Friday, August 29, 2008

The Nervous Anticipation of Going Back To Ballet Classes

You have a lot of things running through your mind. Will the same students be in your class? Do your new pointe shoes look okay? Never mind are they exactly the right fit? Is your ballet wear cool?

You know you're going to be really sore after that first class.

New school books have their own smell and feel. New or old ballet shoes and pointe shoes have a smell, leather and satin, as does an old dance bag.

Your favorite cologne, your leotards and tights with fresh fabric softener smell...legwarmers, .....all this brings back the memories from last session, the last exam, the last performance.

And now you are starting all over again.

Take a deep breath and let yourself become aware of the goals you have for this session. Thinking in terms of two categories, your physique, which has things you want to improve, and your technique.

Physique improvements are gradual and ongoing. Flexibility and strength are lifelong goals.

Technical points also are related to physique, but not all of them. Knowing the mechanics, the correct anatomy of technical moves and ballet positions takes the mystique out of them. You can understand whether you need to work on your actual physical limitations (like tight joints) or whether you just need correct repetition.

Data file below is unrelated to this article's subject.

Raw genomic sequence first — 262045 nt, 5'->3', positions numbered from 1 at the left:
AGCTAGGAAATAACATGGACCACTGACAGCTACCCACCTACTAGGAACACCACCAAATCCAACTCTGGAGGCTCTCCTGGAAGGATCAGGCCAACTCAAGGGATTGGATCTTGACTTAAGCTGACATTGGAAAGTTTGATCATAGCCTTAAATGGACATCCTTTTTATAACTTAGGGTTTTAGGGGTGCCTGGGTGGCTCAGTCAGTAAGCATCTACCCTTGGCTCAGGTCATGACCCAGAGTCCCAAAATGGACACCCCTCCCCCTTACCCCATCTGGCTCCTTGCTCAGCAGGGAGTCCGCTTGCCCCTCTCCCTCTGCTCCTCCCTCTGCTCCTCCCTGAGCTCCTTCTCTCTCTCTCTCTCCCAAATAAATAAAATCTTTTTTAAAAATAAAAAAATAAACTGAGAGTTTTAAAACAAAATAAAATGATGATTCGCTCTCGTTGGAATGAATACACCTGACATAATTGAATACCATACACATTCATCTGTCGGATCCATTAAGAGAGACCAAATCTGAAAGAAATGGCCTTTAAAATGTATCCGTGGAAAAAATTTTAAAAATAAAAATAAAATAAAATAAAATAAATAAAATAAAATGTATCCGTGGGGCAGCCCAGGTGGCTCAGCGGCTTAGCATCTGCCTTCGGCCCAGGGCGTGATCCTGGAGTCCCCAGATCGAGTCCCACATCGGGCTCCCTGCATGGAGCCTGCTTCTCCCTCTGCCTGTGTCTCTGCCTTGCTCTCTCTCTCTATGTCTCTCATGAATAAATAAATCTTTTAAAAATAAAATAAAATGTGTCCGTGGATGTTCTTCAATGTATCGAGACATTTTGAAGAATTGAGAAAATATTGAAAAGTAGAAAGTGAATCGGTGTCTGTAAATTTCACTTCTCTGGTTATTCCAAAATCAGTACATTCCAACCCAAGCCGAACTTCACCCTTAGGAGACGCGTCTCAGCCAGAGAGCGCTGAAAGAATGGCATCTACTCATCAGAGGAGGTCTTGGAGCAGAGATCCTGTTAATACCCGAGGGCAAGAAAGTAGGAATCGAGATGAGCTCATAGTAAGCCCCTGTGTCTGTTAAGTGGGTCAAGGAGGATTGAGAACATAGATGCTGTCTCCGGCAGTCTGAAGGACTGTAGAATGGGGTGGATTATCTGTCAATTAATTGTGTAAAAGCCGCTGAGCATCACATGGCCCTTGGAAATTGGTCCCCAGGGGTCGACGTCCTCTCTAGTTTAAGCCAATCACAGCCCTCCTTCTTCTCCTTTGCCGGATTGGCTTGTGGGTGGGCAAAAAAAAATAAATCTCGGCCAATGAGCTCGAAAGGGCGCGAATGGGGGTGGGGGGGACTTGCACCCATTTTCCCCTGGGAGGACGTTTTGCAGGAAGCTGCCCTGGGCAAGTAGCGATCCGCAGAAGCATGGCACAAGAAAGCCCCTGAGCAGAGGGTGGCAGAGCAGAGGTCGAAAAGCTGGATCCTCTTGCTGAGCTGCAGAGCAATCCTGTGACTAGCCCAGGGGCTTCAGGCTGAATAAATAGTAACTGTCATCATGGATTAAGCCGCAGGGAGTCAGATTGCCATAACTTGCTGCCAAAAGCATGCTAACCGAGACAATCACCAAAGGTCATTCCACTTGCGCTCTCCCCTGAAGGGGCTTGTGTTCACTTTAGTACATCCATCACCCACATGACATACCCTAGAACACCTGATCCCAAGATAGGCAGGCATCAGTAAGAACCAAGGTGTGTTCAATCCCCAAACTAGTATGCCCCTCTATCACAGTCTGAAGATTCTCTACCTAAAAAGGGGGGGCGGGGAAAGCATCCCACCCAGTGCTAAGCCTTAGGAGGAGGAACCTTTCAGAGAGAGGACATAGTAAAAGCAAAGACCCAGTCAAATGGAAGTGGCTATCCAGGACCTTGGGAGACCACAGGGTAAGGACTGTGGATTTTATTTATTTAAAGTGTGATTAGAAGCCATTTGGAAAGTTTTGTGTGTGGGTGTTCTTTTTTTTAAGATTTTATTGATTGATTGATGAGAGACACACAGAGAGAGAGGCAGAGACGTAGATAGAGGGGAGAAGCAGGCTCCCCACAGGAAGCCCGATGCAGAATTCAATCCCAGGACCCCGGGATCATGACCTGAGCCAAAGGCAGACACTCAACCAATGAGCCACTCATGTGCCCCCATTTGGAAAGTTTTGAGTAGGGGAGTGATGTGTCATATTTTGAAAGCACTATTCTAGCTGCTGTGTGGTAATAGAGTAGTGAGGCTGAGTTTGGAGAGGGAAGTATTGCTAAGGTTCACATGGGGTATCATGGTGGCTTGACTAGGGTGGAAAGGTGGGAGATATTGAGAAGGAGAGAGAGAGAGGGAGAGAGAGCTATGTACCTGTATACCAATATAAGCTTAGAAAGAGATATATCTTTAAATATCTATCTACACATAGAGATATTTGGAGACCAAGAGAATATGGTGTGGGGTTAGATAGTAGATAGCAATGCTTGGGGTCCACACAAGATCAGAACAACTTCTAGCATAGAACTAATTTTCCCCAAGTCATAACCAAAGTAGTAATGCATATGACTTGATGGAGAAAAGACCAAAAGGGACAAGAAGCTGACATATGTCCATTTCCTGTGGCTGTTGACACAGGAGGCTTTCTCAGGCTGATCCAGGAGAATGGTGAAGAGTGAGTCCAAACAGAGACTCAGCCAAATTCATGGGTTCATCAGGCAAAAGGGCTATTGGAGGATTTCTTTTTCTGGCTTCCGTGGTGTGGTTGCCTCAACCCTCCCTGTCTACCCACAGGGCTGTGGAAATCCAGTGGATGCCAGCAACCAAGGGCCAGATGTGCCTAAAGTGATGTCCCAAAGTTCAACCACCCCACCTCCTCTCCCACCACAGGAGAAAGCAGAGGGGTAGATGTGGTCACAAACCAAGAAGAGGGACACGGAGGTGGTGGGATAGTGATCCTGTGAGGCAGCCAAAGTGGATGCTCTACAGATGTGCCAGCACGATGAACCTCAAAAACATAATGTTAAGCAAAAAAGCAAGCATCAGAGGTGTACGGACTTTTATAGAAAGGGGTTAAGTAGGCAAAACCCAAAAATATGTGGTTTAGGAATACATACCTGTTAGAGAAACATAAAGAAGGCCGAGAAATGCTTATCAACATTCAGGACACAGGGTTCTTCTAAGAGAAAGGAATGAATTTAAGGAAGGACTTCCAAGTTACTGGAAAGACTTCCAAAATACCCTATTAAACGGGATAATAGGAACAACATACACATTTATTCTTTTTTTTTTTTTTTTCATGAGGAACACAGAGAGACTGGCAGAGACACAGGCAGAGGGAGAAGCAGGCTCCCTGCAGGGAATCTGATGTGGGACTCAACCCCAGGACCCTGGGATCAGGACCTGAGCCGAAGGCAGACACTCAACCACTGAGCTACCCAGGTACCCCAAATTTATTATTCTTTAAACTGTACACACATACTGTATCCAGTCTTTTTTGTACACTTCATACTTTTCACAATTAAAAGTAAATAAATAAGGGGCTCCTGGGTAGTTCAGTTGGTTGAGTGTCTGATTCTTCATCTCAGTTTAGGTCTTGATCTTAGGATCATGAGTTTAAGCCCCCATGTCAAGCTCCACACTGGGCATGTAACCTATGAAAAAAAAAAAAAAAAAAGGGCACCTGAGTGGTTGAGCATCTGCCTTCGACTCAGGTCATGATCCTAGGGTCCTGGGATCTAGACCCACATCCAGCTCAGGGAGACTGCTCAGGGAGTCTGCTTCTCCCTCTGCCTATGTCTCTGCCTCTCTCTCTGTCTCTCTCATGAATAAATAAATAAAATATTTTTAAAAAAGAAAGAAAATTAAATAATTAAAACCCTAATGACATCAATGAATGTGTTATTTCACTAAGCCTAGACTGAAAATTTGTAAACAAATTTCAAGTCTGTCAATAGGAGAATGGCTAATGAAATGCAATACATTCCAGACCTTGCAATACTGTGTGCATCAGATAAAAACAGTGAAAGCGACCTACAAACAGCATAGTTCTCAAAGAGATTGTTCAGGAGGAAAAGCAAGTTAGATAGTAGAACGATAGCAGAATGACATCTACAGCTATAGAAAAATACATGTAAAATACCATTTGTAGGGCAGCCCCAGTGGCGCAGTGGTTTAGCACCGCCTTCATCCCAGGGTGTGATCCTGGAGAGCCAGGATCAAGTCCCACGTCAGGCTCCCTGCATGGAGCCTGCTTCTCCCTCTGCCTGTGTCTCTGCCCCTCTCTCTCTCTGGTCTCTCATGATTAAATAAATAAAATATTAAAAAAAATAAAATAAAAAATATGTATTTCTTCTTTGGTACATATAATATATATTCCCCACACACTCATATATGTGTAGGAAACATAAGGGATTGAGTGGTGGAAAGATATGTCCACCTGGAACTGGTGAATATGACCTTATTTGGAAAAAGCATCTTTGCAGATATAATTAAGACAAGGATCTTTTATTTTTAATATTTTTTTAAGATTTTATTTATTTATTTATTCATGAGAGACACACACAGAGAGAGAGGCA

A favorite mystique-kill book of mine:

Inside Ballet Technique: Separating anatomical fact from fiction in the ballet class.

Correct is the key word. Many ballet DVDs show a student at the barre doing excellent work, for example. And yet I see some finer points that the teacher is not correcting, which would lead to injury.

An example, watching a student's heels slide forward on the floor in a demi plie, before doing a releve onto pointe into a pirouette. That is something that should have been fixed years before doing pirouettes in pointe shoes.

The depth of the demi plie is not being used for a strong push up from the heels. Also the heels are sliding forward, which can pull at the knee joints. That kind of technical inaccuracy is worrying to look at.

Professional manuals that discuss anatomy, mechanics, in relation to ballet, can solve any unexplained questions as to which style of ballet is more technically correct. The correct way is the one that does not compromise human anatomy to the degree that joints get damaged.

A favorite of mine on turnout:

Understanding your physique, what can and cannot be changed, is half your work.

So enjoy your nervous anticipation as you go back to school for ballet and other dancing. You have a new year to look forward to.

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